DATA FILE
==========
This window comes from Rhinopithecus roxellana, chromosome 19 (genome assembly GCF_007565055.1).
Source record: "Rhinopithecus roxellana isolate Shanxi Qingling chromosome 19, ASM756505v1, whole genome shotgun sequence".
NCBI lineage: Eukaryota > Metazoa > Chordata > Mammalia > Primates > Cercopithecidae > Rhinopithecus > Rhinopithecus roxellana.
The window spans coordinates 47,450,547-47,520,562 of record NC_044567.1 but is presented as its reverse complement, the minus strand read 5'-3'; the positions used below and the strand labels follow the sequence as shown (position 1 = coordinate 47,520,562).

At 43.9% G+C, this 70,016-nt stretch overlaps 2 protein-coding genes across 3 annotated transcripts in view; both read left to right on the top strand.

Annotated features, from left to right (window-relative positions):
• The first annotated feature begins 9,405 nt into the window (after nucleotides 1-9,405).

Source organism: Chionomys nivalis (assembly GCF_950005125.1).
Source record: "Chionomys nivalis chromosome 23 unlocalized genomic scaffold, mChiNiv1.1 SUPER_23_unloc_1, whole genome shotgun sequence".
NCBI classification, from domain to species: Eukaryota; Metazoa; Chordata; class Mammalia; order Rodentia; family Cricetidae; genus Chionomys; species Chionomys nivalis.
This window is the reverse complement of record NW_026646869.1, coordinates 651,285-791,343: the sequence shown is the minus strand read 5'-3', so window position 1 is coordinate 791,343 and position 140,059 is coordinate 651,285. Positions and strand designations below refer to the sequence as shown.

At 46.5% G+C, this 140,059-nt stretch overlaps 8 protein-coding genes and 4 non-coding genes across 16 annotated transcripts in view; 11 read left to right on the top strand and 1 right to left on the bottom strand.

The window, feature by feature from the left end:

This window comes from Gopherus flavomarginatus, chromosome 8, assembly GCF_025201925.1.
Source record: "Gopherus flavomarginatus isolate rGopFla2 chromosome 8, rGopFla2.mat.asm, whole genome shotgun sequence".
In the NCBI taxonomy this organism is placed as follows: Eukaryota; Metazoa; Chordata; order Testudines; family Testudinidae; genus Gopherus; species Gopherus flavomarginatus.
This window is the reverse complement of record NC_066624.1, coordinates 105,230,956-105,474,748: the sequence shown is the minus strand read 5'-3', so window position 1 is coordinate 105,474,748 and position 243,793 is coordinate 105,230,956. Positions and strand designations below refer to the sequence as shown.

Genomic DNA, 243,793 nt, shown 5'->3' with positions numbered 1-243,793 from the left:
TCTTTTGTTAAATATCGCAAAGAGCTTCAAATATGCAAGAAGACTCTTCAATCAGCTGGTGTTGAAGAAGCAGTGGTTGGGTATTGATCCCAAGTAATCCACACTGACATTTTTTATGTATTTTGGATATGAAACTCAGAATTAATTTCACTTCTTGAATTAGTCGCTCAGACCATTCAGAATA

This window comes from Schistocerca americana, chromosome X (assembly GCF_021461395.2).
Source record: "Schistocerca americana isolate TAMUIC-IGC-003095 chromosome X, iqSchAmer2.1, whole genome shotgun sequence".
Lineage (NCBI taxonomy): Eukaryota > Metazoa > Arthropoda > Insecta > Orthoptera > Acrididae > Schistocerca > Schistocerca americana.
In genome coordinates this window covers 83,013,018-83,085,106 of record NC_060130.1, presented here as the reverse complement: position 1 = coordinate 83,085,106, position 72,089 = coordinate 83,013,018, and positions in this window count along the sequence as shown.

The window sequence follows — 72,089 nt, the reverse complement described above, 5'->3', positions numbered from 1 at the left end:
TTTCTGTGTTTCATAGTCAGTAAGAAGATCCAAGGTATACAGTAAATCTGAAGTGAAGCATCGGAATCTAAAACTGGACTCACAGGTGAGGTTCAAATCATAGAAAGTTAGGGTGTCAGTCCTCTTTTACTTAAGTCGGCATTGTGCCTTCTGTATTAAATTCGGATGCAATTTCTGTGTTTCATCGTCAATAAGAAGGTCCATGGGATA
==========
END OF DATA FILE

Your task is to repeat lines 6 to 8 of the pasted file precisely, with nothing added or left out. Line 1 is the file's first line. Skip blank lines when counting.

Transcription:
Annotated features, from left to right (window-relative positions):
• The first annotated feature begins 9,405 nt into the window (after nucleotides 1-9,405).

Source organism: Chionomys nivalis (assembly GCF_950005125.1).